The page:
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Southern Historical Society Papers, Volume 11. (ed. Reverend J. William Jones), General Beauregard's report of the battle of Drury's Bluff. (search)
y, turning at bay here and there, when the whelps dog his heels too insolently, with a glare and a growl instructive to them to observe a wholesome interval; while Ashby, ubiquitous, peers everywhere over the Masanuttin, upon the advance of Shields—burns bridge after bridge, Mount Jackson bridge, White House bridge, Columbia bridgengstreet struggling in the lists, Hemmed in an ugly gorge. Pope and his Yankees whipped before, ‘Bayonets and Grape!’ hear Stonewall roar. Charge, Stuart! Pay off Ashby's score In Stonewall Jackson's way! Ah, maiden! wait and watch, and yearn For news of Stonewall's band. Ah, widow! read with eyes that burn That ring upon thy hhypothetical maps, as country guides; instead of the men of the vicinage with focal knowledge. Far better would it have been for Jackson had he now inquired among Ashby's troopers for the boy who had hunted foxes and rabbits through the coppices around Lewiston. Him should he have set to guide Taylor's brigade to the enemy's rear<
Southern Historical Society Papers, Volume 11. (ed. Reverend J. William Jones), Stonewall Jackson. (search)
t from his mate. They forgot that it is the prerogative of genius, to have no need to repeat itself; its resources are ever new; it can invent, can create upon occasion. It is dull dunce-hood, which only knows how to repeat the lesson that has been well beaten into it. The Southern Lion, then, marches surlily up the great Valley, turning at bay here and there, when the whelps dog his heels too insolently, with a glare and a growl instructive to them to observe a wholesome interval; while Ashby, ubiquitous, peers everywhere over the Masanuttin, upon the advance of Shields—burns bridge after bridge, Mount Jackson bridge, White House bridge, Columbia bridge, entailing continued insulation upon him. The mighty hunt reaches Harrisonburg. Will it turn again eastward to the mountain? Shields shall see, he reaches Conrad's store. There is the old lair, the munition of rocks, but no Jackson seeking to crouch in it; only the bridge leading to it, (and which alone could lead him out of it
Southern Historical Society Papers, Volume 11. (ed. Reverend J. William Jones), Stonewall Jackson's way. (search)
s to scoff; Attention! it's his way. Appealing from his native sod, In forma pauperis, to God, “Lay bare thine arms! Stretch forth thy rod; Amen!” —that's Stonewall's way. He's in the saddle now. Fall in! Steady, the whole brigade! Hill's at the ford, cut off. We'll win His way out, ball and blade. What matter if our shoes are worn? What matter if our feet are torn? Quick step! We're with him before dawn. That's Stonewall Jackson's way. The sun's bright lances rout the mists Of morning; and, by George! Here's Longstreet struggling in the lists, Hemmed in an ugly gorge. Pope and his Yankees whipped before, ‘Bayonets and Grape!’ hear Stonewall roar. Charge, Stuart! Pay off Ashby's score In Stonewall Jackson's way! Ah, maiden! wait and watch, and yearn For news of Stonewall's band. Ah, widow! read with eyes that burn That ring upon thy hand. Ah, wife! sew on, pray on, hope on; Thy life shall not be all forlorn, The foe had better ne'er been born That gets in Stonew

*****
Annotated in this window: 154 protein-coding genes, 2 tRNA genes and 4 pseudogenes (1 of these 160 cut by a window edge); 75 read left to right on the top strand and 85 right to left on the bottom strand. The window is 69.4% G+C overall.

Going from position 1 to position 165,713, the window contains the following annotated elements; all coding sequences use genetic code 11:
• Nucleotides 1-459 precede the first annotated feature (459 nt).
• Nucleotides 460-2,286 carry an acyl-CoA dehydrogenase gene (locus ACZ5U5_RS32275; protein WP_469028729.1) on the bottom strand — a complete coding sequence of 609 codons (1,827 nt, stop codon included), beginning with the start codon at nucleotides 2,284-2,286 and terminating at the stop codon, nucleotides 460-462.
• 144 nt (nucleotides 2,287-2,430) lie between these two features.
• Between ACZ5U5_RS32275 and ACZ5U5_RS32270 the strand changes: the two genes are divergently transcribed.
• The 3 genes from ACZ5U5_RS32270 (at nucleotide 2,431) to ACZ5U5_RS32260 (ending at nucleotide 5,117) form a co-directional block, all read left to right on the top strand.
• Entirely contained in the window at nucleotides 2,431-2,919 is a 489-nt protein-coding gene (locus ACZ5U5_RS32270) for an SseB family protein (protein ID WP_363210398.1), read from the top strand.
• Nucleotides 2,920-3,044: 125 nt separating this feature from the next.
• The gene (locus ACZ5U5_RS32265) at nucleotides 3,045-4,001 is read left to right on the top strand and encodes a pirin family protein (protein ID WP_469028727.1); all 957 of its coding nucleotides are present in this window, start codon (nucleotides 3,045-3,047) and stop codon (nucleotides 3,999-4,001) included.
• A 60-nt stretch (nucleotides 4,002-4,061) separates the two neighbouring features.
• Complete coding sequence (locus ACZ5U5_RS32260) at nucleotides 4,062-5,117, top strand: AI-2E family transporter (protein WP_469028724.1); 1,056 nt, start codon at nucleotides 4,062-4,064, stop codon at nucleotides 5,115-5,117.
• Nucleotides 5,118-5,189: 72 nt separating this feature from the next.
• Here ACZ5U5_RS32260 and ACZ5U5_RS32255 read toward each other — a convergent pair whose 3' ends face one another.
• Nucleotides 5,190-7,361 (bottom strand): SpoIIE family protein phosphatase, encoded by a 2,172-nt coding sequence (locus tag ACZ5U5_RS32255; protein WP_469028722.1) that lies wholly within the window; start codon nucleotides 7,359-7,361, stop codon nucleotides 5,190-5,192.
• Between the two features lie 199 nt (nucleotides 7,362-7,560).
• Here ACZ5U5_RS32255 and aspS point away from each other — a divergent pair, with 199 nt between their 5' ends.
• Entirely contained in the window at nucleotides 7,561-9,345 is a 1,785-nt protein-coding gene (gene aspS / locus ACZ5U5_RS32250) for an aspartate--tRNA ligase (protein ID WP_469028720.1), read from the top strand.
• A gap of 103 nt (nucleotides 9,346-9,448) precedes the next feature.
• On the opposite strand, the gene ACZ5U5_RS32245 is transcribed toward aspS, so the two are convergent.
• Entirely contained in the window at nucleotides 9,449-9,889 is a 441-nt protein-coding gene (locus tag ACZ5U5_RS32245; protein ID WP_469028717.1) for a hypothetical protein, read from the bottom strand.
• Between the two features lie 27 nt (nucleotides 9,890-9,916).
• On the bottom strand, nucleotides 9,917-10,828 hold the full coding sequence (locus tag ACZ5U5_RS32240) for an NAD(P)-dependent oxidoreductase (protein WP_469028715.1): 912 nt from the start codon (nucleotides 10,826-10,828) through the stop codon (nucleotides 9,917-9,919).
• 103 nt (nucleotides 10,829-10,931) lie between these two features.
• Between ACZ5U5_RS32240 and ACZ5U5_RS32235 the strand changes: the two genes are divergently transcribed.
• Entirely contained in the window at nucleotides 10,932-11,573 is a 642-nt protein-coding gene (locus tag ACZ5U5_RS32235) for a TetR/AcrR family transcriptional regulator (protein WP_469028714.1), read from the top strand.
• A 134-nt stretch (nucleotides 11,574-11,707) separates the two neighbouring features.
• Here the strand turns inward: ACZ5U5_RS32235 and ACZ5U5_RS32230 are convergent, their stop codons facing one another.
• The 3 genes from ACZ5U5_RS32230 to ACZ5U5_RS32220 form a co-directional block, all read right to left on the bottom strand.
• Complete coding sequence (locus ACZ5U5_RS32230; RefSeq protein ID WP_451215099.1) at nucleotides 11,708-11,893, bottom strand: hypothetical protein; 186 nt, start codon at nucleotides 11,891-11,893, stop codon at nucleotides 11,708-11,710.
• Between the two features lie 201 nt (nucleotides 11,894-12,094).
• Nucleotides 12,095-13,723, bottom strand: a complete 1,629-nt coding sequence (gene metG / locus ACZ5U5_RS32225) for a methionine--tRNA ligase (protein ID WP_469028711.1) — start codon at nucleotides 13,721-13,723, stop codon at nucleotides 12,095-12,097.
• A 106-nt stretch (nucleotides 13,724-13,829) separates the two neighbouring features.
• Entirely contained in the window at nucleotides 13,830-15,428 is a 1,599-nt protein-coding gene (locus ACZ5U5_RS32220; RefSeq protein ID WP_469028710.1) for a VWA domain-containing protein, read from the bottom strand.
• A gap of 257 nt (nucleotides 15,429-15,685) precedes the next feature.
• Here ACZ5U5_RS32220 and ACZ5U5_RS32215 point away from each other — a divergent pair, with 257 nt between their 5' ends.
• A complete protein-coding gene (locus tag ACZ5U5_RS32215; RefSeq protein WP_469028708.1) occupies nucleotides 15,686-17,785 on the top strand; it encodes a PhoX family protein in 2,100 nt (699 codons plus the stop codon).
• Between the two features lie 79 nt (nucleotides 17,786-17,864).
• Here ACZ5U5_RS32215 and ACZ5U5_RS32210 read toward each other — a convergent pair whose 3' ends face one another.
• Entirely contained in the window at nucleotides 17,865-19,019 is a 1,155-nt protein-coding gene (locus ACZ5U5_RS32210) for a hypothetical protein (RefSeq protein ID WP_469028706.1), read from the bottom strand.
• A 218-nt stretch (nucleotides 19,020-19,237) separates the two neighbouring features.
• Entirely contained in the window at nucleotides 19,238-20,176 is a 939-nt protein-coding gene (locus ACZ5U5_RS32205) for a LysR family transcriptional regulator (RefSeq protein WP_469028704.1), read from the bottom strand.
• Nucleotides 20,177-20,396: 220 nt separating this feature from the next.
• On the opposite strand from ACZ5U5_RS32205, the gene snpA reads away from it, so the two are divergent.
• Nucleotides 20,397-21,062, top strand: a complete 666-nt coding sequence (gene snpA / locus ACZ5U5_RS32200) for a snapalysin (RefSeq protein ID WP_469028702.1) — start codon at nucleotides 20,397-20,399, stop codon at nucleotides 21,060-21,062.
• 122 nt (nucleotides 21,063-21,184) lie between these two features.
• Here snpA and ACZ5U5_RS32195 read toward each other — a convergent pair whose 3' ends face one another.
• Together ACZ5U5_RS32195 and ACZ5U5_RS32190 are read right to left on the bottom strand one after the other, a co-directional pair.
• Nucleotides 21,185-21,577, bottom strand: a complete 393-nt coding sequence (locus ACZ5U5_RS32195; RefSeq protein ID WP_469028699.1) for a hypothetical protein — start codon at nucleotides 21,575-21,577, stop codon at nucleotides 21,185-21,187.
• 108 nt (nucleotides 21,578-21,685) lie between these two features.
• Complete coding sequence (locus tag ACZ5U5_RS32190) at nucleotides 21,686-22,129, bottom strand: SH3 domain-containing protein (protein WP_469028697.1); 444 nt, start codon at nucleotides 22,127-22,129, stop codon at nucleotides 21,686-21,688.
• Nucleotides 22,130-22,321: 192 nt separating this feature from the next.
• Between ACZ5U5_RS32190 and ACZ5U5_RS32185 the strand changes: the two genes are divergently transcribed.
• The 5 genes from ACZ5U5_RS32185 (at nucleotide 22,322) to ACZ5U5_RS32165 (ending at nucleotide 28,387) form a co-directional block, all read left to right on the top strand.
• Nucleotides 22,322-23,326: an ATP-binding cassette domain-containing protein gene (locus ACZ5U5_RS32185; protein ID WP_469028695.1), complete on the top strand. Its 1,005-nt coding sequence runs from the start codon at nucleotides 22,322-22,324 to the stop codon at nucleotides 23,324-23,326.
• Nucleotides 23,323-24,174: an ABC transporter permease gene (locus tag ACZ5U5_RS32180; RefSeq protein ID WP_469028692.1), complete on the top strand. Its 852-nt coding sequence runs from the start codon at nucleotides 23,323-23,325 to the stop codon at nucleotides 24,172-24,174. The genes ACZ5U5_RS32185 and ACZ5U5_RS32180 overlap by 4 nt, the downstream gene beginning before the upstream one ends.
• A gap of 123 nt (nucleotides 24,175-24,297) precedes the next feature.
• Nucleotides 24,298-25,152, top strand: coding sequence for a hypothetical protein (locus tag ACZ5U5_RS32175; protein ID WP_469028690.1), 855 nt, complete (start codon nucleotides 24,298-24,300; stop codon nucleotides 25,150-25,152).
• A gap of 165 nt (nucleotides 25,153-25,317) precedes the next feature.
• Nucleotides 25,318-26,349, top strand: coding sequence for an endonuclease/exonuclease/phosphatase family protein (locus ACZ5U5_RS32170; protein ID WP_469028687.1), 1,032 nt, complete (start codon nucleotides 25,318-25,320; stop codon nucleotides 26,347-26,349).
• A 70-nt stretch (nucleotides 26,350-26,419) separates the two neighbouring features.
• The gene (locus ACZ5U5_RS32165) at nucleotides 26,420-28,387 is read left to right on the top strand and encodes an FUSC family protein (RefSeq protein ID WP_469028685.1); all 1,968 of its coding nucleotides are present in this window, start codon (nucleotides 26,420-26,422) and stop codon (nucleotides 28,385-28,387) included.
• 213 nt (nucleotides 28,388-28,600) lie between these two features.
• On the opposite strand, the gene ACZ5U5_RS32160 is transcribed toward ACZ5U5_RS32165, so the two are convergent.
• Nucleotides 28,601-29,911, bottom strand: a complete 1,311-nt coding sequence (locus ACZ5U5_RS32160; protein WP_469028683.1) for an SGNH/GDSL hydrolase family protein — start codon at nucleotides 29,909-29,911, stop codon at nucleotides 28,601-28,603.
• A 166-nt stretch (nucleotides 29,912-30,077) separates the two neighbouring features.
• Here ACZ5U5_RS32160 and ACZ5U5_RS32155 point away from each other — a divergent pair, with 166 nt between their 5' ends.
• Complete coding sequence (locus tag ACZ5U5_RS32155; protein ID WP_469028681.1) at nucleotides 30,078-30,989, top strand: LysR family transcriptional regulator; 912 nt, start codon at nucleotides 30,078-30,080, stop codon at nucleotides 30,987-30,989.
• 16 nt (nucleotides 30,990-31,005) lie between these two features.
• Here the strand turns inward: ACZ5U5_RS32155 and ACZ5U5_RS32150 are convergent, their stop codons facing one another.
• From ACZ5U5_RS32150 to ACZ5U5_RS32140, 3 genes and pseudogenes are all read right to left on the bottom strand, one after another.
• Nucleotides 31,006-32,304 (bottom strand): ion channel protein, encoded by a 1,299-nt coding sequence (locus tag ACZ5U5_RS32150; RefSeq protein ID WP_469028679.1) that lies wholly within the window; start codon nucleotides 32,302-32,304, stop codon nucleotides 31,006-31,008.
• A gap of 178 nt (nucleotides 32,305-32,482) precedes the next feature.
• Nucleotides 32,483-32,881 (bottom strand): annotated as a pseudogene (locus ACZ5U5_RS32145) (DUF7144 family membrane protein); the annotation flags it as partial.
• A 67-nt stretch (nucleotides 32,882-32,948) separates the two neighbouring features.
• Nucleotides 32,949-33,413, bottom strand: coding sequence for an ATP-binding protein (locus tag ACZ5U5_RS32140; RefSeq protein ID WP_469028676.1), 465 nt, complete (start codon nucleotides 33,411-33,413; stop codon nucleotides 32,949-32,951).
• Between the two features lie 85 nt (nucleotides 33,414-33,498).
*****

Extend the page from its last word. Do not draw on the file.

Southern Historical Society Papers, Volume 11. (ed. Reverend J. William Jones), Stonewall Jackson. (search)
ingly, but pregnant with disappointment. And here let me remark upon a mischievous specimen of red-tapeism, which I saw often practiced to our detriment, even sometimes by Jackson, who was least bound by professional trammels. It was the employing of engineer officers, with their pocket compasses and pretty, red and blue crayon, hypothetical maps, as country guides; instead of the men of the vicinage with focal knowledge. Far better would it have been for Jackson had he now inquired among Ashby's troopers for the boy who had hunted foxes and rabbits through the coppices around Lewiston. Him should he have set to guide Taylor's brigade to the enemy's rear, with a Captain's commission before him if he guided it to victory, and a pistol's muzzle behind his left ear in case he played false. The other blunder was, in appearance, even more trivial: The footbridge, constructed by moonlight, and designed to pass four men abreast, proved at one point so unsteady that only a single plank
Southern Historical Society Papers, Volume 11. (ed. Reverend J. William Jones), The friendship between Lee and Scott. (search)
ll the fact that even amid the animosities of war there were instances of warm friendship existing between soldiers of the opposing armies. That playful correspondence between Jeb Stuart and his old West Point chum at Lewinsville, in 1861, the capture of his old classmate by Fitz. Lee in 1862, and the jolly time they had together as they sang Benny Havens O! and revived memories of Auld Lang Syne—the meeting between Major Bob Wheat and Colonel Percy Wyndham, when the latter was captured by Ashby near Harrisonburg, Va., in 1862, and many similar incidents, might be given to show that there were friendships which could not be broken by the fact that honest men took opposite sides in the war. But one of the most conspicuous illustrations is the warm friendship which existed to the last between two prominent actors in the great drama—General Winfield Scott and General R. E. Lee. This friendship begun in the Mexican war, was cemented up to the time that Lee resigned his commission an